UPDATE: AAP advices parents to keep their toddlers in rear-facing seats until age 2 or until their reach maximum weight and height for their seat.
The first year of your baby is a time full of milestones. The first smile, the first teeth, the first solids and often the first words. Some people think that turning around their baby in the car, is a first year mile stone too. It seems like a neat thing to do, it is more fun to be able to see the baby and it just looks cute. But they are wrong! It is very dangerous to turn a baby around in her car seat before her first birthday. This article will help you decide when your baby really is ready to be turned around. Rule of thumb is ‘later is better’!
Related article: 5 Car Seat Safety Tips That Every Parent Should Read- 2014
Why Rear Facing?
Why is it so important for the baby to ride rear facing? Most serious crashes are frontal, which means that the forces on the baby are towards the front of the car. When a baby is in a rear facing car seat, she will be pushed into the shell of the car seat, which cradles her and supports her whole body. The neck and head (which is relatively big for a baby) are cradled by the car seat and the baby has a very high chance of surviving the car crash.
Now imagine the same crash, but for a forward facing baby. The harness of the car seat will keep the baby’s body from being ejected from the car, but the head will be thrown forward. The movement of the head will stretch the bones of the spinal column, in the neck and the back of the baby. It will also stretch the spinal cord. The only problem is that the spinal column can stretch much farther than the cord, so the cord has to give and will snap! This means death or life long paralysis.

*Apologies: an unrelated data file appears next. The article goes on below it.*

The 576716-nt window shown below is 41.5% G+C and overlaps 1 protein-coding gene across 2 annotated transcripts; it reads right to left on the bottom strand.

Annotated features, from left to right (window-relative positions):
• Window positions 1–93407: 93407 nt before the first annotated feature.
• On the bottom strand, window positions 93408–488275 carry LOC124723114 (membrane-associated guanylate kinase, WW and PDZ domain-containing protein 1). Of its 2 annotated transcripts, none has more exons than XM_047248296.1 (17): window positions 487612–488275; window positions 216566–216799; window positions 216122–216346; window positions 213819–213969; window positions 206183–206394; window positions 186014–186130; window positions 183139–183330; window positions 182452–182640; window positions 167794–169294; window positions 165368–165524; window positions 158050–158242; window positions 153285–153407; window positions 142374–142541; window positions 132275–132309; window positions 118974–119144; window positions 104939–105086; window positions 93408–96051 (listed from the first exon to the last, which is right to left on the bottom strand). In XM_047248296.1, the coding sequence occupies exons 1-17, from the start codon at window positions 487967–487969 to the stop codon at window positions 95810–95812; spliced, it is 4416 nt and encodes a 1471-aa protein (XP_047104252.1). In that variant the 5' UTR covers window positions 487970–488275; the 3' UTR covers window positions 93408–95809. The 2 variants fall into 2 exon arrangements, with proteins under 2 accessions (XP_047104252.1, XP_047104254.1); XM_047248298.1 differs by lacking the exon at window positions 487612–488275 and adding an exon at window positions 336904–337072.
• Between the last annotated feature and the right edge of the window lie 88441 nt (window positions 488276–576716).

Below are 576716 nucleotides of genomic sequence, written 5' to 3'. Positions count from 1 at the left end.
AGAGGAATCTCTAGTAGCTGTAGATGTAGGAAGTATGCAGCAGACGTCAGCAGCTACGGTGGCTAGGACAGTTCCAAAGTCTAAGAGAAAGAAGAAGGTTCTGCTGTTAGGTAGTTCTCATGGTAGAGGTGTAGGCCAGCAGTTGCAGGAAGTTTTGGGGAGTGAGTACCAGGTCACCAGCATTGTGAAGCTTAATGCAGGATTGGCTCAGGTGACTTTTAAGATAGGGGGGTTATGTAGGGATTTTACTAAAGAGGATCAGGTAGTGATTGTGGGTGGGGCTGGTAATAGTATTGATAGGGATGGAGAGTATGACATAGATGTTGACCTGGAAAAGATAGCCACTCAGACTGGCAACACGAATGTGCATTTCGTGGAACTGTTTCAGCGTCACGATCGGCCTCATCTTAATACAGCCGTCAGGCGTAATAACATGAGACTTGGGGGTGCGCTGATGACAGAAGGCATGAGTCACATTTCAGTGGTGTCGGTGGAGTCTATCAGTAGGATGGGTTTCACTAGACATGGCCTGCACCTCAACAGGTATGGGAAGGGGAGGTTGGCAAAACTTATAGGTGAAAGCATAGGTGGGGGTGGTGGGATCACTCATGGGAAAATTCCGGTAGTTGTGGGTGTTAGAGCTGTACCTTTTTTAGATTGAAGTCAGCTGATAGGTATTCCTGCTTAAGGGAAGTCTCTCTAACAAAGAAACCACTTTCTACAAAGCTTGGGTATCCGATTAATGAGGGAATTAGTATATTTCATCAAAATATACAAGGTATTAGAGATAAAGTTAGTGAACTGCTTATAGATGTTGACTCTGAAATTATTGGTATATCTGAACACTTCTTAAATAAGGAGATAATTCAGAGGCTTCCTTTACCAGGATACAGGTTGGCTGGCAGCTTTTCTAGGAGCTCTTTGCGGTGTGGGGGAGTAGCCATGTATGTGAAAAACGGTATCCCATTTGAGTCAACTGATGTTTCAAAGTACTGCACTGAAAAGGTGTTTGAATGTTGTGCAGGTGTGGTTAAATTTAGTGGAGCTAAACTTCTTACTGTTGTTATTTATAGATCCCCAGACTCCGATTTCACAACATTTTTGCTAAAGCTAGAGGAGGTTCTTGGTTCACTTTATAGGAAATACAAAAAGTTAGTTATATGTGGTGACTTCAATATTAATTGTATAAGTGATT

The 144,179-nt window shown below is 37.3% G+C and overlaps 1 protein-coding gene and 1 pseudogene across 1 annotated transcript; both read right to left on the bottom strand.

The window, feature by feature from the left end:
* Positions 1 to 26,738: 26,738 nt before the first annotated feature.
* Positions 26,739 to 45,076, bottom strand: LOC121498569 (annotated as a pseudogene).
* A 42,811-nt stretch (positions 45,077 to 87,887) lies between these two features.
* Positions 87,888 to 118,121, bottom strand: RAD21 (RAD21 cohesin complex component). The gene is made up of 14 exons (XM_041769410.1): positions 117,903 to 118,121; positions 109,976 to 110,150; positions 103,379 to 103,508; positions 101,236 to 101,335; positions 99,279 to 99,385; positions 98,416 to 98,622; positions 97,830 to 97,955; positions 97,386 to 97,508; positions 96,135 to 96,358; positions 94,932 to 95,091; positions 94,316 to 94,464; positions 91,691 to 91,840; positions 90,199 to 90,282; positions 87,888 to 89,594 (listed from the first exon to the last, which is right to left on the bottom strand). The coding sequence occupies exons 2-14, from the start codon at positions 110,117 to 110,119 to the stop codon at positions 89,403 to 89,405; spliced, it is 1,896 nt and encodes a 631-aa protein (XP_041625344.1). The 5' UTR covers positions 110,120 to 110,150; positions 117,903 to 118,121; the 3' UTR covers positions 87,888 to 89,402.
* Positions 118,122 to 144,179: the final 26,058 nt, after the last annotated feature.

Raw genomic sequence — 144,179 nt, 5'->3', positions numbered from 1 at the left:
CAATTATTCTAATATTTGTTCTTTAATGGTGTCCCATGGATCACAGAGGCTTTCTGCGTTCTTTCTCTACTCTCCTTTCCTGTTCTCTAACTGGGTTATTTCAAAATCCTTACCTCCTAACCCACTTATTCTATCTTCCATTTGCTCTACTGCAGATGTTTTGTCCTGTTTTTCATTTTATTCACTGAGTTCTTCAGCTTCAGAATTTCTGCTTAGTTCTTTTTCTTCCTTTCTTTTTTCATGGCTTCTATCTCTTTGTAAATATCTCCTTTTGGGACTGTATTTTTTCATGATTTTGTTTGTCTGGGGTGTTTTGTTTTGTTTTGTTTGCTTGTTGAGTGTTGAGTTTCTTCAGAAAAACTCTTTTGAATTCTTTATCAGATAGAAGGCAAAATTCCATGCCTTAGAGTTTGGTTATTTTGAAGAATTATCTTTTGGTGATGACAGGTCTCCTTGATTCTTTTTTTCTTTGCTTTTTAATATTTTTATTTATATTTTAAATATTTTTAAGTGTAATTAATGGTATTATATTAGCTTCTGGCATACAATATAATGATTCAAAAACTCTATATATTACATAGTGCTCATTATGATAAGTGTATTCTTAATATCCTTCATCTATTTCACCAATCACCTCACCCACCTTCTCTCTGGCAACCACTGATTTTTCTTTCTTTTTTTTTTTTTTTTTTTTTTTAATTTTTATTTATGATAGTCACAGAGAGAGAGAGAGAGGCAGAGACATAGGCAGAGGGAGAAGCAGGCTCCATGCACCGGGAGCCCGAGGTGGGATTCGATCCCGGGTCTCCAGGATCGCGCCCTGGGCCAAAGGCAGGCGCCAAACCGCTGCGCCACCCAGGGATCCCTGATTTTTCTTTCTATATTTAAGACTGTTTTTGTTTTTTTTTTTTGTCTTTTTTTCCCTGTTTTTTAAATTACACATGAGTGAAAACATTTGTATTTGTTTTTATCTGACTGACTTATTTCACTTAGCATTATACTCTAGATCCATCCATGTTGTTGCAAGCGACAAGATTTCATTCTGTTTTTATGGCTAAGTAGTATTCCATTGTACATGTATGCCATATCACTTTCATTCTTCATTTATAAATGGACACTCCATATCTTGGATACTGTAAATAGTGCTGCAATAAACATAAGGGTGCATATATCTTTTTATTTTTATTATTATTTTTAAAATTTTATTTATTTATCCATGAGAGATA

Related Article: AAP Updates Recommendation on Car Seats
So when can your baby face forward?
So when is the baby to be turned around? Your baby has to be at least one year old (use corrected age for preemies), because based on autopsy reports, that is around the time that the spinal column most likely won’t stretch farther than the spinal cord anymore. The baby also has to be at least 20 lbs. So do not turn your baby around till those two requirements have been met.
I will even go farther and recommend that you keep the baby rear facing past those minimum requirements, because she will be safer. There are European countries where kids rear face till at least three years old, because studies have shown that this reduces fatalities in car crashes. You could choose to keep the baby rear facing till you have reached the rear facing limit of your car seat. To check whether she still fits the car seat rear facing, the following requirements must be met
- Baby is under rear facing weight limit for the seat (usually somewhere between 20 and 35 lbs, check your car seat manual) and
- Top of baby’s head is more than one inch from the top of the hard plastic shell of the seat.
As long as those requirements are met and it is logistically possible, I would keep the baby rear facing. I kept my last daughter rear facing till after her second birthday. She was happy doing that, actually I think she slept better in that position in the car. I would have turned her around sooner if she had been unhappy rear facing, but it would have been non negotiable before her first birthday.
Five wrong reasons to turn baby forward
Here is a list of the most common non-valid reasons to turn a baby forward. In this part, I am talking about any baby who is less than one year old.